This one threw me in the best possible way, because you never quite know where its headed. From director Masaharu Take (MONGOLIAN BASEBALL) comes the tale of Ichiko (the remarkable Sakura Ando, best known in the US for LOVE EXPOSURE), a slovenly, 30-something Japanese women who lives with her parents above their bento-box shop, which has just become more crowded now that her sister has divorced and is living there as well with her young son. Ichiko plays video games all day, refused to really contribute to the shop, and before long the sisters have a knock-down, drag-out fight, after which Ichiko moves out, with no real prospects or idea of how to fend for herself in the world.

At about the same time she finds a low-wage job at a local convenience store, she also becomes slightly obsessed with a man that shops there often (he only buys bananas, thus earning him the highly original name of Banana Man), who she has seen at the local boxing gym and is more than a little attracted to. With no social or practical skills and hair that typically hangs in her face, Ichiko has a tough time relating to other human beings, let alone one she’s interested in. Lucky for her, Banana Man (real name Yuuji) is also something of a misfit, and the two go on one of the most uncomfortable dates in recorded history, which doesn’t stop him from moving in with her very soon after.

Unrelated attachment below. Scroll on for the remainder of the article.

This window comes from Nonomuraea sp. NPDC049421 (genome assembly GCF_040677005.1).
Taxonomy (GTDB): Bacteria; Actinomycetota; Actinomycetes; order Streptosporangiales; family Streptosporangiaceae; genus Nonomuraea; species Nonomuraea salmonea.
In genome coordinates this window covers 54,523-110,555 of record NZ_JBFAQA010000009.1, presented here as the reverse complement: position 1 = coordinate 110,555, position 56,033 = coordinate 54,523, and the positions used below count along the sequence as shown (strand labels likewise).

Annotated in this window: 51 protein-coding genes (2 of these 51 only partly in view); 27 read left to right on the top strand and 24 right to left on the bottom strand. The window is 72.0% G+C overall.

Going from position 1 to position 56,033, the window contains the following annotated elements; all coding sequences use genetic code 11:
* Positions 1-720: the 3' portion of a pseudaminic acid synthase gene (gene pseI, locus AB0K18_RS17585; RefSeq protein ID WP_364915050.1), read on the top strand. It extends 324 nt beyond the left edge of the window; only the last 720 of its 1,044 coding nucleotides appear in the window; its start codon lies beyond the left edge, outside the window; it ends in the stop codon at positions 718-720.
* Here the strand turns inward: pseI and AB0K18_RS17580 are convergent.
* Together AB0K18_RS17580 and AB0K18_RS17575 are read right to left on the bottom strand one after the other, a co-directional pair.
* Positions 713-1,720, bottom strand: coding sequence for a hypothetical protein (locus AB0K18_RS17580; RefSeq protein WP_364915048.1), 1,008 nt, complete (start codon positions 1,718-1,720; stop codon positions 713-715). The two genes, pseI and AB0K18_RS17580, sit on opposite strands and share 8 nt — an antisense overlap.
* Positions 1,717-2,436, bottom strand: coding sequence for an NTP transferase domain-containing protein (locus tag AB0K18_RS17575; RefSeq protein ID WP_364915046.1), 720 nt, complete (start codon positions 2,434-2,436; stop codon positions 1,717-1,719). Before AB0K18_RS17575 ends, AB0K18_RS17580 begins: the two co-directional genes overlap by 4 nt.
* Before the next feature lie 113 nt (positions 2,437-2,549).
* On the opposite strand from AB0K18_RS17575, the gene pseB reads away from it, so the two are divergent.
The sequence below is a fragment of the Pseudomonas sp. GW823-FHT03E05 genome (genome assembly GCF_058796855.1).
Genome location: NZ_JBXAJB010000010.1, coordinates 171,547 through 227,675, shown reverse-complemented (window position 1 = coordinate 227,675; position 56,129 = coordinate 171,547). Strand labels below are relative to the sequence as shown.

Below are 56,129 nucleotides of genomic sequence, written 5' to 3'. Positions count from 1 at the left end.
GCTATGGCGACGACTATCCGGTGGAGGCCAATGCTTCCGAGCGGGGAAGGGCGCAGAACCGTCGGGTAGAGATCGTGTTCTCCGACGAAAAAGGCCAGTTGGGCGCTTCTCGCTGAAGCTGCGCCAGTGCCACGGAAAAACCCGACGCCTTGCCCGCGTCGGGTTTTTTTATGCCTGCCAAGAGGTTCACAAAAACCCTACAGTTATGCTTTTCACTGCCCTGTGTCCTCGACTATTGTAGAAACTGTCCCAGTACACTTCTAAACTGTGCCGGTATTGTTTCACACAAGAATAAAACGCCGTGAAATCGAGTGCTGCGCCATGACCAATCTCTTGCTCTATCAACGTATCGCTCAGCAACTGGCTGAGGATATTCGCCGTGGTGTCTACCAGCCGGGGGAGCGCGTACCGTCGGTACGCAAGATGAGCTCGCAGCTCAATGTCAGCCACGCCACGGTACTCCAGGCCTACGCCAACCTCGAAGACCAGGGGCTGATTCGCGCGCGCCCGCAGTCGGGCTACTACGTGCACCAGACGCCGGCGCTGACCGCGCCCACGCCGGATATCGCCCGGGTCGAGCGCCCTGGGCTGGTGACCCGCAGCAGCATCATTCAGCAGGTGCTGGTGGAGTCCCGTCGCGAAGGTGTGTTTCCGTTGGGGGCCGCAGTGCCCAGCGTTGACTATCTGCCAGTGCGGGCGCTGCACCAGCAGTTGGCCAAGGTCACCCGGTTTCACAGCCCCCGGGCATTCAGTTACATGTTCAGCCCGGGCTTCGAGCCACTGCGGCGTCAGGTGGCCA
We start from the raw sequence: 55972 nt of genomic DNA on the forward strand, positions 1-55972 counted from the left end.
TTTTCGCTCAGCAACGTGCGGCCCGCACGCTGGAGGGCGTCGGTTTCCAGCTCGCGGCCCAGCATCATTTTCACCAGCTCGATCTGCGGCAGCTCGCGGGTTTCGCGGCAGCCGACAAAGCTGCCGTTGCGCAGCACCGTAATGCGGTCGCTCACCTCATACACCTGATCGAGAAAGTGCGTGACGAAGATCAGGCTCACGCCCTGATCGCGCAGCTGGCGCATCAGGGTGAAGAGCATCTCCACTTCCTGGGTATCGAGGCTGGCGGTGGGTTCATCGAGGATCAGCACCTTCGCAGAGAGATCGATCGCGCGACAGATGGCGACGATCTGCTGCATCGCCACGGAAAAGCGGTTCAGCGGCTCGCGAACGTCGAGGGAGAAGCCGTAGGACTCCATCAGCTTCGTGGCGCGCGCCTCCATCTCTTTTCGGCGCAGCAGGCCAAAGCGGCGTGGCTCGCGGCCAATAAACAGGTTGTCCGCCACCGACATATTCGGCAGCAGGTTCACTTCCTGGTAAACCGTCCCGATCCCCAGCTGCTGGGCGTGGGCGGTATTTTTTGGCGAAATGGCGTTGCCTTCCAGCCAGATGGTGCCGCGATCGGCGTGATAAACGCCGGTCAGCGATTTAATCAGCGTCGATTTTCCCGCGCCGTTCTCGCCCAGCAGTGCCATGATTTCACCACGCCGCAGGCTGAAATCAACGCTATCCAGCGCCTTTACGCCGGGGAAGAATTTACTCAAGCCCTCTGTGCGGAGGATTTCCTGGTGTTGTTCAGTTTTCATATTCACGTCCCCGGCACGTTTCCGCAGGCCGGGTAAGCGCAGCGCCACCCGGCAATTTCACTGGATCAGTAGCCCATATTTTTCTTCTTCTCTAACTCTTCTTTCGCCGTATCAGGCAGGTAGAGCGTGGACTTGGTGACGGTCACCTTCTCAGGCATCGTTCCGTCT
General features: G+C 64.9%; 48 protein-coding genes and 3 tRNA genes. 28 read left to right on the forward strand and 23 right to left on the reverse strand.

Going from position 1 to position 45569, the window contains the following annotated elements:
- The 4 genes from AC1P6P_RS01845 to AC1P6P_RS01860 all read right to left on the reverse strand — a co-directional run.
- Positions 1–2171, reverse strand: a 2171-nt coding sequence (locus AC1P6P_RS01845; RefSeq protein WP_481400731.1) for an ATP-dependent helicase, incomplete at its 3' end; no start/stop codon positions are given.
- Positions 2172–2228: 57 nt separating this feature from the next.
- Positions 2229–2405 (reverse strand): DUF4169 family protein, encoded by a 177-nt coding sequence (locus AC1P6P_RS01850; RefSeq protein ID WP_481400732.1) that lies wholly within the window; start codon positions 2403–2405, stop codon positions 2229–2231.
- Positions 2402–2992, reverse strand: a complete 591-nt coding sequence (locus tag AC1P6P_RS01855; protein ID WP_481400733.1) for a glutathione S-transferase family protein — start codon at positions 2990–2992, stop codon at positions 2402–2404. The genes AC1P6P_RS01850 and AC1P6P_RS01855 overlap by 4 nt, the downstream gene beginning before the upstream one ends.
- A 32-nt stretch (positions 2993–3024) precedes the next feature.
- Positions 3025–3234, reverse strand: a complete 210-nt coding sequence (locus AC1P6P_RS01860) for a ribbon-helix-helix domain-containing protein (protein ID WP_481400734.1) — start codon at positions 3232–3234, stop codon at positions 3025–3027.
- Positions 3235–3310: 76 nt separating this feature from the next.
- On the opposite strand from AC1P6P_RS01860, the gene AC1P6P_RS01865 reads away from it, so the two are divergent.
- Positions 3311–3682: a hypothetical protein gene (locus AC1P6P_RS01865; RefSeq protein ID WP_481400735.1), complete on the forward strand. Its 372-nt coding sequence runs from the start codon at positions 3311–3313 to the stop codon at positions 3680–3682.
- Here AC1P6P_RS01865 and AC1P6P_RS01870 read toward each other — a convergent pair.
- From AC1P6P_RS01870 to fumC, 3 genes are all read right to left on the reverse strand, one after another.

At this point, I thought 100 YEN LOVE was going to be about Ichiko coming out of her shell and maturing as she meets more people both at work and in her personal life, but after a traumatic encounter with a co-worker (which is handled so inappropriately by the film, I was slightly shocked), which inadvertently leads to her boyfriend breaking up with her, she begins to take interest in boxing as well—less in a self-defensive way, and more as a means of discipline and centering in her life. The transformation is radical and almost unreal as Ichiko trains with the hopes of getting a shot at fighting in a tournament.

By the time she steps into that ring, you almost don’t recognize her as the same actor from the first scenes of the film—both her physical appearance and her total demeanor are so radically altered. By the end, 100 YEN LOVE resembles GIRLFIGHT more than anything else, and it’s the final of many welcome surprises the film offers. I’m not exactly sure what the film is doing at a genre festival, but I’ll take a great movie anywhere I can. And the final boxing match is pure devastation and triumph, all in one brutal, bloody expression. This is a fantastic movie that blurs the lines between winning, losing and growing into the person you were meant to be.